The Ann Arbor News Staff and The Associated Press report:

CHARLOTTE, N.C. - A Whitmore Lake man was sentenced to nine years in federal prison Wednesday for hacking into the national computer system of Lowe’s hardware stores and trying to steal customers’ credit card information.

The government said it is the longest prison term ever handed down in a computer crime case in the United States.

Brian Salcedo, 21, who was already on probation for hacking into an Ann Arbor Internet provider’s system four years ago, pleaded guilty in August to conspiracy and other hacking charges.

Salcedo’s sentence, imposed by U.S. District Judge Lacy Thornburg, exceeds that given to the hacker Kevin Mitnick, who spent more than 51/2 years behind bars, according to a Justice Department Web site that tracks cyber-crime prosecutions. Mitnick led the FBI on a three-year manhunt that ended in 1995 and is said to have cost companies millions of dollars by stealing their software and altering computer information.

“I think the massive amount of potential loss that these defendants could have imposed was astounding, so that’s what caused us to seek a substantial sentence against Mr. Salcedo,” federal prosecutor Matthew Martens said.

Two other Michigan men are awaiting sentencing in the Lowe’s case. One of them, Adam Timmins, of Waterford Township, became one of the first people convicted of “wardriving,” in which hackers go around with an antenna, searching for vulnerable wireless Internet connections.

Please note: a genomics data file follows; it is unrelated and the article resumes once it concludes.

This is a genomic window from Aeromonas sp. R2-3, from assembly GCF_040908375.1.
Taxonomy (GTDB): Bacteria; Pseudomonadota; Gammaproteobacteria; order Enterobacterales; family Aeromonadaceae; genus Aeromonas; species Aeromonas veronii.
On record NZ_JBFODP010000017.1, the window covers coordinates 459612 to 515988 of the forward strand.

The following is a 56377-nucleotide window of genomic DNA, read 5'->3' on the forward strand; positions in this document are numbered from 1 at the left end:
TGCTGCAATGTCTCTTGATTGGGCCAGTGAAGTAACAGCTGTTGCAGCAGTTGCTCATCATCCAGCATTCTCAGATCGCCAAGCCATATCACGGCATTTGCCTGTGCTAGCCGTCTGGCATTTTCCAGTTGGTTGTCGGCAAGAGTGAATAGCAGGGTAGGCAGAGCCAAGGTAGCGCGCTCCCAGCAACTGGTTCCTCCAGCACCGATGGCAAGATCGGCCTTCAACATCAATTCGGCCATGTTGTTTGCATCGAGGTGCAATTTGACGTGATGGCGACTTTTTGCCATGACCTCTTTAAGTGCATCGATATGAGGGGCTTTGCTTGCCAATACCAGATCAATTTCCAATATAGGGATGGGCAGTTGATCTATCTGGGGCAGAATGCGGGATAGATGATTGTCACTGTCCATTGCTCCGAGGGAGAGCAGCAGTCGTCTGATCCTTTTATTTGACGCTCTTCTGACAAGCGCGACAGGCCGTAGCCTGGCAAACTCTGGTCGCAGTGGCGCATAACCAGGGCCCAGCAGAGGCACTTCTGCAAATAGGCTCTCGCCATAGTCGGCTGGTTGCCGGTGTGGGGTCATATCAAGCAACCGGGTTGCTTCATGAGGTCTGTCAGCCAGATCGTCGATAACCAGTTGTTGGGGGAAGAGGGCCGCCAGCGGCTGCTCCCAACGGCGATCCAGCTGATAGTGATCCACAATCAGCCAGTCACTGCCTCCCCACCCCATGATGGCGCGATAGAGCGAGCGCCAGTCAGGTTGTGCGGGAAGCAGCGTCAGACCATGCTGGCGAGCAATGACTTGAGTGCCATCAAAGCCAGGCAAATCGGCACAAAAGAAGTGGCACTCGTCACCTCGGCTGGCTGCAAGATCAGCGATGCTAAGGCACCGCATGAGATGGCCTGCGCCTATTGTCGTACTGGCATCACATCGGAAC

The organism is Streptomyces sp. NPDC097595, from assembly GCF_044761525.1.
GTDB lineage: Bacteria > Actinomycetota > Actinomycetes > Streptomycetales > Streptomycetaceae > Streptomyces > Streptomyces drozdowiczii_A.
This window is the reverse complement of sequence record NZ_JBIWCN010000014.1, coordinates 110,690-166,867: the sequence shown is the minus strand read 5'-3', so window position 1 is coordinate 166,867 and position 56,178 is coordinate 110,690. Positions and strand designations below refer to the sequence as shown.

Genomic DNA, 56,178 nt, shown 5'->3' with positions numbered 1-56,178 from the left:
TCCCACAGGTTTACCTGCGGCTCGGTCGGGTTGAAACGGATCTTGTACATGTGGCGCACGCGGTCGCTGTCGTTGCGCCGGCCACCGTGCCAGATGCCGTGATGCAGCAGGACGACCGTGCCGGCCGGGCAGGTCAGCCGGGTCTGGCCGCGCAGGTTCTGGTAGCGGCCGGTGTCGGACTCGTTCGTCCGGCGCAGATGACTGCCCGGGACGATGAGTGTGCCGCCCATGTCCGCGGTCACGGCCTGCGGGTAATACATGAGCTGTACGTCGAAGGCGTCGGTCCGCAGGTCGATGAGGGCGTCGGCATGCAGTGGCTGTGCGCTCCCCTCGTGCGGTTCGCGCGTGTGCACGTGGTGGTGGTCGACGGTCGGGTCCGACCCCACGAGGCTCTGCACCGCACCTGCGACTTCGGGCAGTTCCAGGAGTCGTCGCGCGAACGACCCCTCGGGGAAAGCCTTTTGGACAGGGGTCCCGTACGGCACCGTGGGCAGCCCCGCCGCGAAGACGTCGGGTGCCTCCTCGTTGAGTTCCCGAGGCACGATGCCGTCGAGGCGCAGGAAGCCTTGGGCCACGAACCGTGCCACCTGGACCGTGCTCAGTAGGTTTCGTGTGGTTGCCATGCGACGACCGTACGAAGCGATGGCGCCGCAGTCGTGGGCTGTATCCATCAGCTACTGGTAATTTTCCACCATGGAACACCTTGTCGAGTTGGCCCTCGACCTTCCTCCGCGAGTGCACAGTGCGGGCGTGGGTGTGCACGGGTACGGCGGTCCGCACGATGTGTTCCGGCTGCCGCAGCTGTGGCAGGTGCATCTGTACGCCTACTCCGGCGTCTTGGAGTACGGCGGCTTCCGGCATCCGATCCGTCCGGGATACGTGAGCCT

Prosecutors said the three men tapped into the wireless network of a Lowe’s store in Southfield used that connection to enter the chain’s central computer system in North Wilkesboro, N.C., and installed a program to capture credit card information.

Lowe’s officials said the men did not obtain any such information.

The case was prosecuted in Charlotte because it is home to an FBI cyber-crime task force.

At the time of his arrest, Salcedo was completing three years probation on charges that he hacked into the system of ArborNet, a nonprofit Internet message board and Web forum in Ann Arbor in 2000. He was sentenced in December 2000 on the charges brought by the Michigan Attorney General’s Office and ordered not to go online while on probation.

Salcedo, who was 17 at the time, was accused of stealing passwords and reading other users’ e-mail messages. ArborNet had about 3,000 subscribers when he hacked into the company’s system in May 2000, crippling it until early July of that year.

© 2004 Ann Arbor News.